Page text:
We’re two preseason games into Seattle’s new offensive era, and the reviews on Brian Schottenheimer and Mike Solari have been pretty glowing so far.
Last week, Pete Carroll reiterated that one of his concerns about the old offense was that coaches were starting to “jam our players into the system” rather than play to their strengths.
The obvious example there is Jimmy Graham, who was forced to become a blocker and was not used downfield as well as he should have been. But Carroll also meant the offensive linemen. As he said in May, “We needed to shift gears a bit to match up with the guys we have here.”
Well, after two preseason games, they seem to be making progress.
Continue reading Offense developing consistency, creativity
Some — maybe even many — people thought the Seahawks screwed up by not drafting an offensive lineman before the late fifth round last weekend.
Sure, they could have selected Austin Corbett or Will Hernandez instead of Rashaad Penny with their first pick (after trading down, of course). But the Seahawks have put a lot of resources into the line over the past couple of years, and Pete Carroll obviously is betting Mike Solari will do a much better job with that talent than Tom Cable did.
Carroll is expecting Solari to boost the Hawks out of a two-year funk that has seen them rank second only to Detroit in fewest rushing yards by non-quarterbacks. (Russell Wilson’s 845 yards raise Seattle to 11th worst.)
Continue reading Hawks should have what they need for the O-line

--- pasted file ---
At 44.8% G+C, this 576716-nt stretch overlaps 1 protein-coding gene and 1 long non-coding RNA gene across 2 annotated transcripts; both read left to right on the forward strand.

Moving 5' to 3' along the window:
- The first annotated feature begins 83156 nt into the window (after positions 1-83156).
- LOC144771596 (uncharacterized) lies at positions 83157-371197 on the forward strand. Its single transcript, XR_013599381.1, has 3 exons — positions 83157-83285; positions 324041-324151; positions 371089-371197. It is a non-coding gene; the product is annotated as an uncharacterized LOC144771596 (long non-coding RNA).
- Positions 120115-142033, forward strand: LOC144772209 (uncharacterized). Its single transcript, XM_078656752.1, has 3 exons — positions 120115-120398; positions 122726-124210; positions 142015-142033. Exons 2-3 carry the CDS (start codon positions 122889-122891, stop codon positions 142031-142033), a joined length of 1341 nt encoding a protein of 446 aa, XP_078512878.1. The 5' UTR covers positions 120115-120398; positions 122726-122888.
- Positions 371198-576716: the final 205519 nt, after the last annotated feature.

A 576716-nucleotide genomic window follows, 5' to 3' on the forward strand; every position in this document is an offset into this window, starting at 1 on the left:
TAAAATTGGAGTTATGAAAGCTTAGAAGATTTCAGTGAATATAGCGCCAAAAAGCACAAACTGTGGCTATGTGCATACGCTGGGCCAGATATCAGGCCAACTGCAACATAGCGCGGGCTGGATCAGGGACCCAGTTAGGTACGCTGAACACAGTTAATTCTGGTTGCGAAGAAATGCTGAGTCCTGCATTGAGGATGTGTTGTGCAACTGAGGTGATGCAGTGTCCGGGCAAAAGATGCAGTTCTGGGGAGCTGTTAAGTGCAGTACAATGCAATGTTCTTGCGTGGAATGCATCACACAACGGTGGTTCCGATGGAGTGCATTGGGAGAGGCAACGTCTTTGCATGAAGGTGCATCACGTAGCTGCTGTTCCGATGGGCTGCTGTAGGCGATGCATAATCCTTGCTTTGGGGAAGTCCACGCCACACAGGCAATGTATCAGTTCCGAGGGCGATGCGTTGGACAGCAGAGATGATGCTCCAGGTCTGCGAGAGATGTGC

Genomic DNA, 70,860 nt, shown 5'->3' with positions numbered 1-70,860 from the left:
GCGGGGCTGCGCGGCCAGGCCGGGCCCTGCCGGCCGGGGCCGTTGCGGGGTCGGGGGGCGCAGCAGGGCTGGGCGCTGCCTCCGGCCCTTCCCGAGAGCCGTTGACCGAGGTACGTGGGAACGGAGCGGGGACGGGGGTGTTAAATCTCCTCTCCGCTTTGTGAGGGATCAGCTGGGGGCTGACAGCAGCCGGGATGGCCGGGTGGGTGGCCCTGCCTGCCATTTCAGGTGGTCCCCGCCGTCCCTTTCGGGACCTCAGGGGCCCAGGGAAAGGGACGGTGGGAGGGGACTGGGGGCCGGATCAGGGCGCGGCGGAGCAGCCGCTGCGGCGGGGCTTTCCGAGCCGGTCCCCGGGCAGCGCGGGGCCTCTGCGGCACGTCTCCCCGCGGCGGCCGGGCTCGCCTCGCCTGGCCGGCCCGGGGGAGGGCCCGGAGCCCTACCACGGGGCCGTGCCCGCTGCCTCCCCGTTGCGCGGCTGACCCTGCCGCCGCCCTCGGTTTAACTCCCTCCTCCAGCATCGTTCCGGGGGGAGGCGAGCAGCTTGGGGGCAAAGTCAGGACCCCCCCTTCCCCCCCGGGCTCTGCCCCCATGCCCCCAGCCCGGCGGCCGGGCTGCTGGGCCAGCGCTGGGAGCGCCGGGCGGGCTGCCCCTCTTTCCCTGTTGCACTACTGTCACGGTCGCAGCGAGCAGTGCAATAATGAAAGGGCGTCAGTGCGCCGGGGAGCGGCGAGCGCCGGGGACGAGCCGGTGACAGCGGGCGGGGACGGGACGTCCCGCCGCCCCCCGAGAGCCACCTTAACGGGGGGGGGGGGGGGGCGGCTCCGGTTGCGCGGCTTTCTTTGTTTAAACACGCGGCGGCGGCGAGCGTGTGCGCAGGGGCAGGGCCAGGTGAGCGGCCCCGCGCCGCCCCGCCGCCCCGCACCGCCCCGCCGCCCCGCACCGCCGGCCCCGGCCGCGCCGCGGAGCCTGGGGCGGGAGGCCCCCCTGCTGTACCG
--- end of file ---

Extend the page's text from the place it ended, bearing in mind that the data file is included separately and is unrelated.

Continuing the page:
By the time Seattle’s prospective new NHL team likely plays its first game in 2020, Pete Carroll should be a month into his third contract with the Seahawks.
Carroll, 66, has just two years left on his current deal, but it’s obvious he plans to coach beyond that. He reportedly told Paul Allen after the season that he is “all in” on flipping the Seahawks’ direction back toward the Super Bowl.
He wouldn’t have completely revamped the top of his coaching staff if he thought he was going to retire after the 2019 season. He wouldn’t have hired Brian Schottenheimer, Mike Solari and Ken Norton Jr. with the promise of only two years — “Hey, guys, come up to Seattle for a cup of coffee before you get kicked to the curb when I retire in 2020.”
No way. He knows he wants to keep going, and that’s why he switched up his staff. He needed new blood to keep his own boiling.
Continue reading ‘Energized’ by new staff, Carroll has more than two years left
As former Seahawk Steve Hutchinson waits for the Hall of Fame to come knocking this weekend, it is a reminder of what the Seahawks once had — and what they need to build again.
The big question some fans have: Will John Schneider do what Tim Ruskell would not and pay an All-Pro guard?
As longtime fans (pre-“12s”) will recall, Ruskell (Seattle’s GM before Schneider) chose not to franchise the All-Pro Hutchinson in 2006 and ended up losing him to Minnesota.
Hutch and Hall of Famer Walter Jones keyed the best line in Seattle history in the early to mid-2000s, but Seattle has not been able to field a strong line since Ruskell’s huge mistake. We’ve called it the Curse of Hutch.
Continue reading Will Schneider pay to end Curse of Hutch?
After a steady three-year slide that ended with Seattle out of the playoffs this season, Pete Carroll apparently is ready to re-forge control of his team and re-establish his principles.
Carroll recently said he plans to make his team more disciplined while rejuvenating a once-strong running game that is the identity of the offense.
To do that, he needed some new voices in his coaching staff. So he reportedly is bringing in some familiar enforcers who will command players’ attention and be loyal to Carroll’s approach to winning.
Continue reading Familiar enforcers will drive Carroll’s club